It is my pleasure to introduce the latest issue of LIDS|All.
The period covered by this issue was an extraordinary one. We began in the fall of 2019 with the very successful LIDS@80: A Celebration, an event that brought together over 400 people from around the world, to commemorate the lab’s 80th anniversary. (You can read more, and see some wonderful event photos, later in this issue.) For me, the LIDS@80 event was also a rare opportunity to see much of the LIDS community in one place — a truly special occasion that spanned disciplines and generations, and highlighted once again the warmth, energy, and intellectual depth of our community.
In January 2020, with the same forward-looking spirit showcased at our anniversary event, LIDS officially joined the MIT Stephen A. Schwarzman College of Computing, MIT’s investment in the future of computing and AI. It is a development that keeps LIDS at the center of some of the most important current developments in the information and decision sciences, and a signal of the continued impor- tance of LIDS-style research. This idea was summed up well in remarks by Dan Huttenlocher, dean of the college, who said, “With regards to LIDS and the intellectual fabric of the world today, I think the time couldn’t be more exciting.”
The LIDS community carried this excitement even in the spring of 2020, when we saw the emergence of the Covid-19 pandemic. We were fortunate that we could take most of our work to the virtual world with relative ease. As events and research collaborations moved to Zoom, it was comforting to see our community meet the challenges of the pandemic together, and that its cohesion, energy, and vibrance was not diminished. Students, faculty, staff, and researchers continued their work from a distance, and many were involved in projects driven by the Covid-19 pandemic.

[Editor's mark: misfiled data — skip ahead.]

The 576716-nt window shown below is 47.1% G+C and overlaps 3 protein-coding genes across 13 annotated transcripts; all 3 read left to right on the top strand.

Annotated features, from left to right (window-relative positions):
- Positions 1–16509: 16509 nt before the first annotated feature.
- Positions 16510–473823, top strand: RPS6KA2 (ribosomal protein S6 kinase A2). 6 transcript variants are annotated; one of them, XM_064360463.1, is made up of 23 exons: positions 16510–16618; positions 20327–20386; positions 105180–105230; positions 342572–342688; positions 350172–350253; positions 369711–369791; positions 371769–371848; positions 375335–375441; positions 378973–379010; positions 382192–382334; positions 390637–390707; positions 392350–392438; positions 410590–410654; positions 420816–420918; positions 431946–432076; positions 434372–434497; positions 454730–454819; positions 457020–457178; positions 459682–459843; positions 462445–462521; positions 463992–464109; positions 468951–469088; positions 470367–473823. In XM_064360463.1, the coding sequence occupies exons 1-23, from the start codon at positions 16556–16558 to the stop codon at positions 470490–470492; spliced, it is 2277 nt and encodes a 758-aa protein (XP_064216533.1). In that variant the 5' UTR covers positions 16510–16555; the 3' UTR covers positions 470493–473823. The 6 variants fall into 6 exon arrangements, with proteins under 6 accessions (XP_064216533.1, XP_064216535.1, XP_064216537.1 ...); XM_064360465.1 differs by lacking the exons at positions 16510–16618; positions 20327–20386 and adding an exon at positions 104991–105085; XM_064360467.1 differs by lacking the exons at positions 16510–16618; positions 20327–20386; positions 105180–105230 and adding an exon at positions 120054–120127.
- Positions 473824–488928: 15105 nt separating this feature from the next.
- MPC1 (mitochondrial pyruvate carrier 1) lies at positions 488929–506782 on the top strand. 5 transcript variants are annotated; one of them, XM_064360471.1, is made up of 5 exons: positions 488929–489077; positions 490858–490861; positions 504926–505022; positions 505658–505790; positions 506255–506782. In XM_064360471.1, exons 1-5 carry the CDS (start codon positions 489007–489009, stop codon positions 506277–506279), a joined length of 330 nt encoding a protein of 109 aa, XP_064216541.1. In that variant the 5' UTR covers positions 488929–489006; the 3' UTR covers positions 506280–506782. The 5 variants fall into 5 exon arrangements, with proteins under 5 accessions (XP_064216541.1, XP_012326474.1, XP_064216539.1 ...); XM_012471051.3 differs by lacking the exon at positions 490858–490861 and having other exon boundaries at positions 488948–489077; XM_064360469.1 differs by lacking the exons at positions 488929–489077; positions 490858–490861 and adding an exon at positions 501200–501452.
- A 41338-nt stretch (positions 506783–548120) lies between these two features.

This past year, we also lost a dear friend and mentor, MIT Electrical Engineering and Computer Science Professor Emeritus Michael Athans, who passed away in May 2020. A remarkable researcher and educator — and a transformative director of the lab — it is hard to overstate the influence Michael had on the field of systems control theory. We were honored to host his virtual memorial, celebrating his life and achievements, and sharing memories of his strength, kindness, and sharp wit.
In this issue you will read more about Michael, and the ways he laid the foundations for the LIDS of today. You will also read about graduate student Manon Revel’s work investigating the effect of online advertising on trust in journalism; LIDS Financial Coordinator Yalan Yang; faculty member Cathy Wu’s research applying signals and systems thinking to integrating autonomous vehicles in the transportation system; and graduate student Alireza Fallah’s work on personalized federated learning.
By this time, my tenure as director has come to a close, and this is my last introduction to LIDS|All. Holding this position, in a lab that has been my home for more than forty years, has been a tremendous honor and privilege. On this occasion, I would like to thank Professor Eytan Modiano who served as Associate Director, and then as Interim Director when I stepped down at the end of 2020. I am thrilled that Associate Professor of Aeronautics and Astronautics, Sertac Karaman, (a LIDS alum and faculty member) has taken the helm, in July of 2021. LIDS is as strong as ever, and in good hands!
I hope you enjoy this issue of the magazine and that it finds you healthy and safe.
John Tsitsiklis, Director
Clarence J. Lebel Professor of Electrical Engineering